You may use the image in a press release as long as it is made clear that the image is copyrighted. Images may not be made accessible to a third-party in such a way that they can interpret it to mean that it is free to use the image.
One of the most common usage infringements is when a third-party, e.g. an online magazine, republishes the release without having a valid image license.
What should I consider if it is our ad agency that purchases the image?
When you hire an ad agency to create marketing material, it is often the agency that purchases the image license. It is important that you ensure that the ad agency specifies the correct owner of the image license when making the purchase.
This is commonly missed, meaning the ad agency is listed as the owner rather than the organization publishing the image. This can result in unwelcome reminders that you are not in possession of a license for the
images you published. The matter is generally resolvable, but it's a pity to have to devote your precious time and energy on it.
What should I consider when collaborating with other organizations?
One of the major pitfalls is using images in joint mailings or on common platforms when collaborating with other organizations. The general misconception is that if one of the parties purchased a license, it can be used freely on a common website or platform. On the contrary, an additional license needs to be purchased by each of the organizations listed as a sender of the material.
What applies to human subjects and property in images?
It is always very important to publish images of people and property with respect. All images you purchase from us carry written permission from the subjects and from owners of property in the images. This permission contains personal data and is therefore handled in accordance with GDPR. The permission is valid for the use of these images for the purpose of marketing or, as long as it is clear that the text does not pertain to the subject(s), for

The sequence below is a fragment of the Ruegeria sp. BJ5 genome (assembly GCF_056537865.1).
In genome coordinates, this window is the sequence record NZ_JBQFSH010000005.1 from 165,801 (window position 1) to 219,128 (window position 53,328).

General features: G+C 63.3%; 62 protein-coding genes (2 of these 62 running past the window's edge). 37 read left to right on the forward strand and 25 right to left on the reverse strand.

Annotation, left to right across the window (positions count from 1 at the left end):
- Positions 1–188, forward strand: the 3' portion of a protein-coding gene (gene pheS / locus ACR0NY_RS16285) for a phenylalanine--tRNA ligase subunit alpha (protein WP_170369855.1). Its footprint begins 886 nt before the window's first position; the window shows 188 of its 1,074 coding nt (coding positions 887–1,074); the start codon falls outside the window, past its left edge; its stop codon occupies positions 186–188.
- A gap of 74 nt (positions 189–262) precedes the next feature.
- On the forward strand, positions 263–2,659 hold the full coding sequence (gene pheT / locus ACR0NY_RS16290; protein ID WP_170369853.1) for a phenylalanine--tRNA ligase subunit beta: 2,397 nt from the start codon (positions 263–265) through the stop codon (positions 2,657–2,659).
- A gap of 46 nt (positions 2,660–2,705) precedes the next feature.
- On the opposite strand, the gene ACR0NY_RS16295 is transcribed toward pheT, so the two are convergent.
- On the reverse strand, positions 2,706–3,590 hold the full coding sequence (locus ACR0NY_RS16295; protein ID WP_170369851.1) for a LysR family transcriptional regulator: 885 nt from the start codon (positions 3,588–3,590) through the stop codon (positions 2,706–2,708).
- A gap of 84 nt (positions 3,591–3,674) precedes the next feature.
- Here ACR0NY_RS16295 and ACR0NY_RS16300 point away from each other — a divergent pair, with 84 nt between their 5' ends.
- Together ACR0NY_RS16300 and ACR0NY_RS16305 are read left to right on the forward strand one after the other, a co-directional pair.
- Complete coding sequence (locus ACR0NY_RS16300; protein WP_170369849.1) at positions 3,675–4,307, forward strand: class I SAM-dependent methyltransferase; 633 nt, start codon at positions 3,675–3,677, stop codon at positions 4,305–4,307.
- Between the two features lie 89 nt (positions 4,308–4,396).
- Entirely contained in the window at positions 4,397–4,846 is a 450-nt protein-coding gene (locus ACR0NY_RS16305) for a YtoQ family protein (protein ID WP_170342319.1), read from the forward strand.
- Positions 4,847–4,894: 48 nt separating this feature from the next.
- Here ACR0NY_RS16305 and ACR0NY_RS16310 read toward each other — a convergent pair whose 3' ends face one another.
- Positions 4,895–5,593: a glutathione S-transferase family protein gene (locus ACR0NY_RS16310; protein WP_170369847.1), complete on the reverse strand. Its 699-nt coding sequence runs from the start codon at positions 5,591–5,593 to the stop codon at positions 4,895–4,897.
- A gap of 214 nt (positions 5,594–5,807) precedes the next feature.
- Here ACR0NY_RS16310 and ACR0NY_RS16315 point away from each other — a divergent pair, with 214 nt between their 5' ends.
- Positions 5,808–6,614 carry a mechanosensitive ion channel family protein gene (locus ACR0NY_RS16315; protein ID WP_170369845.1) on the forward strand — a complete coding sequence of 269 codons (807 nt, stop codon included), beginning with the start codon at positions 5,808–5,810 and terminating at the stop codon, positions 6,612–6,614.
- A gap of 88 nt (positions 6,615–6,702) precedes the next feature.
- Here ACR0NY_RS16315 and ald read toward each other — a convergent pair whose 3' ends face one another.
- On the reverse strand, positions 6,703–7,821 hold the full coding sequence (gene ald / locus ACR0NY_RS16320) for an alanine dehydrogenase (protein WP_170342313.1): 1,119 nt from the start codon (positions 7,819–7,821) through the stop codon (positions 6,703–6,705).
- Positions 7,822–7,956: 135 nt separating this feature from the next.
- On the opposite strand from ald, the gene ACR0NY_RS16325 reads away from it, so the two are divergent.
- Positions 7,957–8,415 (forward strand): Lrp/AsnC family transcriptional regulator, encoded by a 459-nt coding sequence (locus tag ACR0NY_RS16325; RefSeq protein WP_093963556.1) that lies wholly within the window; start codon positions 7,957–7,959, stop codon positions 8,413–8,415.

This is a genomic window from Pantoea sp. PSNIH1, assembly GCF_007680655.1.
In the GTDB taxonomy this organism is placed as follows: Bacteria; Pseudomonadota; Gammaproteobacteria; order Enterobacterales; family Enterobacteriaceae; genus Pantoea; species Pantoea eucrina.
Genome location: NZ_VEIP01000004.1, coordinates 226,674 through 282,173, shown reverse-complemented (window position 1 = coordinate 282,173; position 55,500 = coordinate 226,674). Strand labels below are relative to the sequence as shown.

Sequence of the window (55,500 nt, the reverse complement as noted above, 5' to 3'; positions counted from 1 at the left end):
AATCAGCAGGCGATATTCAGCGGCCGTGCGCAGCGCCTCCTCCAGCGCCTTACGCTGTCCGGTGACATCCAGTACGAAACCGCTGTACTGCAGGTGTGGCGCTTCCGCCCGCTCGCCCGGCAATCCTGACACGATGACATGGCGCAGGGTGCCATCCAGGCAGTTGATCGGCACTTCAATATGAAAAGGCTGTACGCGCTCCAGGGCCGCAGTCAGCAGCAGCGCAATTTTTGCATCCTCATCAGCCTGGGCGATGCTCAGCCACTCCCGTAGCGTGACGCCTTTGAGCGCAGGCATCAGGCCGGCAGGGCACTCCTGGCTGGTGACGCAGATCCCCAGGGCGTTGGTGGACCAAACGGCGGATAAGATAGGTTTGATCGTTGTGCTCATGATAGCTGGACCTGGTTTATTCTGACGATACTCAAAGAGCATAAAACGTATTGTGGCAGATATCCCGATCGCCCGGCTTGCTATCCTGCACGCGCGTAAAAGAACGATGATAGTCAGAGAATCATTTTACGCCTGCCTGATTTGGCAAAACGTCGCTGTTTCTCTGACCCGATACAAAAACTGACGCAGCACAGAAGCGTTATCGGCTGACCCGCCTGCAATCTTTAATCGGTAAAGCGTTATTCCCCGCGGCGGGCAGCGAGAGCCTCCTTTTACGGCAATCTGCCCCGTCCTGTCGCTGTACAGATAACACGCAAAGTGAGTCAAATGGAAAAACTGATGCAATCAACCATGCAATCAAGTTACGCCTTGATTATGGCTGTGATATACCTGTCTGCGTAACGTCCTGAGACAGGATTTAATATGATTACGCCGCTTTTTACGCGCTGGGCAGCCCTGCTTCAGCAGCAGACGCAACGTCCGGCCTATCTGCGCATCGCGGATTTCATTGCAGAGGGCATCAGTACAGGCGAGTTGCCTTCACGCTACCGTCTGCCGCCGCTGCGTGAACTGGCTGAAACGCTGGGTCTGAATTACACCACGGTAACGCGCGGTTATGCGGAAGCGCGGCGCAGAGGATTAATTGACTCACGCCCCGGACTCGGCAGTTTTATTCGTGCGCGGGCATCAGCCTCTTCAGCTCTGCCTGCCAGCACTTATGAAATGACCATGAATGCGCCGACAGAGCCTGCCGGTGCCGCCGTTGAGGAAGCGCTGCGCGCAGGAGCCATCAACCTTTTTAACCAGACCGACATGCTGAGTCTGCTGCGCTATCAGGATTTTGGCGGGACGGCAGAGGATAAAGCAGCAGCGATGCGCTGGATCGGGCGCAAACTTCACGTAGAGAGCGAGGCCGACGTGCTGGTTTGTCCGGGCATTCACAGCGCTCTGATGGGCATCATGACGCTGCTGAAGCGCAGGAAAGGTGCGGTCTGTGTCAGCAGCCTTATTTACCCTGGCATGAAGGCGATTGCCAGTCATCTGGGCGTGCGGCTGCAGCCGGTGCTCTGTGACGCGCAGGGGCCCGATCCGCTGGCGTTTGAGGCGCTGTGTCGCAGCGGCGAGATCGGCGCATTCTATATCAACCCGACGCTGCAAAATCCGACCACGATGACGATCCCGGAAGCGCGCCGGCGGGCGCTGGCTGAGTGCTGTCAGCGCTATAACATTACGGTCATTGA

It is vital to consider personal integrity when publishing sensitive material. Such publications include e.g. those involving politics, religion, medicine, sexual orientation, ethnicity and similar. Double check with us at Scandinav – we can immediately check with our models whether they have anything against being portrayed in your
context and if so, we can suggest alternative images.
Can I use quotes with images?
It is absolutely prohibited to publish images in which you attribute the subject(s) as holding certain opinions as expressed in a quote. If you choose to use quotes with your images, it must be clearly stated that the person(s) have nothing to do with the quote.
Can I display creative commissions using images?
Ad agencies are permitted to display customer commissions on their own website, even if they don't have a license for the image. If possible, the image should be used in its entirety and it must be states that the image was used on the customer's behalf. Using a byline shows respect to the author and clearly indicates to third-parties that the material is copyrighted.